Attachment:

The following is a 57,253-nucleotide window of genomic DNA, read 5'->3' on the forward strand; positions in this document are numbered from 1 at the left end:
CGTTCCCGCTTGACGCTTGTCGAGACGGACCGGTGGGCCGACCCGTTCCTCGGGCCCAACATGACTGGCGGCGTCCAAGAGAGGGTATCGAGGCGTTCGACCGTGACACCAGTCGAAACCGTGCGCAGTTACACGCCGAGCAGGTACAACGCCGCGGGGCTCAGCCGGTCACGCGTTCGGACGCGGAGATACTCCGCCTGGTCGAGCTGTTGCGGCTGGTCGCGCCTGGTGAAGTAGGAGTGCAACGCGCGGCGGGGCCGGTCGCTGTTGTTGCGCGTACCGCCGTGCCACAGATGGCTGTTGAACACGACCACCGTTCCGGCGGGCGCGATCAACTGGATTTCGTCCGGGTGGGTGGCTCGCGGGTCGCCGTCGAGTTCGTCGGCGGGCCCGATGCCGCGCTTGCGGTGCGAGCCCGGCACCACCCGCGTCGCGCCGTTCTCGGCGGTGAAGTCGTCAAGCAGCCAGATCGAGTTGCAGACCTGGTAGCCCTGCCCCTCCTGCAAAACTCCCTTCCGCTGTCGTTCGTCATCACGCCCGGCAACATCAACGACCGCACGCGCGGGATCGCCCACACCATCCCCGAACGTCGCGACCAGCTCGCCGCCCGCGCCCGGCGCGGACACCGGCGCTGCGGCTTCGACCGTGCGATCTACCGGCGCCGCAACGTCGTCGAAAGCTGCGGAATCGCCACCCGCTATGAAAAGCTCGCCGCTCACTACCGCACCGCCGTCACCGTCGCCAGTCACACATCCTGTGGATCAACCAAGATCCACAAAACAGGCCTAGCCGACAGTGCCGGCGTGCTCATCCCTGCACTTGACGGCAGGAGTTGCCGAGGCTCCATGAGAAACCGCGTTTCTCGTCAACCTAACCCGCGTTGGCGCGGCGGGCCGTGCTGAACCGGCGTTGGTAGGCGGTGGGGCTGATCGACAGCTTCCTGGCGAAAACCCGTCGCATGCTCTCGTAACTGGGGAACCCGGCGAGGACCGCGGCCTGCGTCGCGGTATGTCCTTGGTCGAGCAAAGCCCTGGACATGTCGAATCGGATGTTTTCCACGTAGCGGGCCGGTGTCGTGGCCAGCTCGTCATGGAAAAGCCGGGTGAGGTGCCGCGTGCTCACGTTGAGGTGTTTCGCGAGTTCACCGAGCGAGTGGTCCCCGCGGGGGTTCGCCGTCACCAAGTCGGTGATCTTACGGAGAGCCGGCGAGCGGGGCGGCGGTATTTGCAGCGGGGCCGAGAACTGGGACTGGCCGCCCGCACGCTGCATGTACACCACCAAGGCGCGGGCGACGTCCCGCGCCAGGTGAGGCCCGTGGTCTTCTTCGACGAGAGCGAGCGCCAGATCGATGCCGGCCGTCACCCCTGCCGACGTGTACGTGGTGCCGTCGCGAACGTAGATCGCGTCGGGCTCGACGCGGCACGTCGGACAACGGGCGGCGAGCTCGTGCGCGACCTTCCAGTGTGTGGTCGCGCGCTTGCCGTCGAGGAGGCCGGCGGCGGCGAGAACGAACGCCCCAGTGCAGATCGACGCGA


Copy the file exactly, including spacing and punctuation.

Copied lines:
The following is a 57,253-nucleotide window of genomic DNA, read 5'->3' on the forward strand; positions in this document are numbered from 1 at the left end:
CGTTCCCGCTTGACGCTTGTCGAGACGGACCGGTGGGCCGACCCGTTCCTCGGGCCCAACATGACTGGCGGCGTCCAAGAGAGGGTATCGAGGCGTTCGACCGTGACACCAGTCGAAACCGTGCGCAGTTACACGCCGAGCAGGTACAACGCCGCGGGGCTCAGCCGGTCACGCGTTCGGACGCGGAGATACTCCGCCTGGTCGAGCTGTTGCGGCTGGTCGCGCCTGGTGAAGTAGGAGTGCAACGCGCGGCGGGGCCGGTCGCTGTTGTTGCGCGTACCGCCGTGCCACAGATGGCTGTTGAACACGACCACCGTTCCGGCGGGCGCGATCAACTGGATTTCGTCCGGGTGGGTGGCTCGCGGGTCGCCGTCGAGTTCGTCGGCGGGCCCGATGCCGCGCTTGCGGTGCGAGCCCGGCACCACCCGCGTCGCGCCGTTCTCGGCGGTGAAGTCGTCAAGCAGCCAGATCGAGTTGCAGACCTGGTAGCCCTGCCCCTCCTGCAAAACTCCCTTCCGCTGTCGTTCGTCATCACGCCCGGCAACATCAACGACCGCACGCGCGGGATCGCCCACACCATCCCCGAACGTCGCGACCAGCTCGCCGCCCGCGCCCGGCGCGGACACCGGCGCTGCGGCTTCGACCGTGCGATCTACCGGCGCCGCAACGTCGTCGAAAGCTGCGGAATCGCCACCCGCTATGAAAAGCTCGCCGCTCACTACCGCACCGCCGTCACCGTCGCCAGTCACACATCCTGTGGATCAACCAAGATCCACAAAACAGGCCTAGCCGACAGTGCCGGCGTGCTCATCCCTGCACTTGACGGCAGGAGTTGCCGAGGCTCCATGAGAAACCGCGTTTCTCGTCAACCTAACCCGCGTTGGCGCGGCGGGCCGTGCTGAACCGGCGTTGGTAGGCGGTGGGGCTGATCGACAGCTTCCTGGCGAAAACCCGTCGCATGCTCTCGTAACTGGGGAACCCGGCGAGGACCGCGGCCTGCGTCGCGGTATGTCCTTGGTCGAGCAAAGCCCTGGACATGTCGAATCGGATGTTTTCCACGTAGCGGGCCGGTGTCGTGGCCAGCTCGTCATGGAAAAGCCGGGTGAGGTGCCGCGTGCTCACGTTGAGGTGTTTCGCGAGTTCACCGAGCGAGTGGTCCCCGCGGGGGTTCGCCGTCACCAAGTCGGTGATCTTACGGAGAGCCGGCGAGCGGGGCGGCGGTATTTGCAGCGGGGCCGAGAACTGGGACTGGCCGCCCGCACGCTGCATGTACACCACCAAGGCGCGGGCGACGTCCCGCGCCAGGTGAGGCCCGTGGTCTTCTTCGACGAGAGCGAGCGCCAGATCGATGCCGGCCGTCACCCCTGCCGACGTGTACGTGGTGCCGTCGCGAACGTAGATCGCGTCGGGCTCGACGCGGCACGTCGGACAACGGGCGGCGAGCTCGTGCGCGACCTTCCAGTGTGTGGTCGCGCGCTTGCCGTCGAGGAGGCCGGCGGCGGCGAGAACGAACGCCCCAGTGCAGATCGACGCGA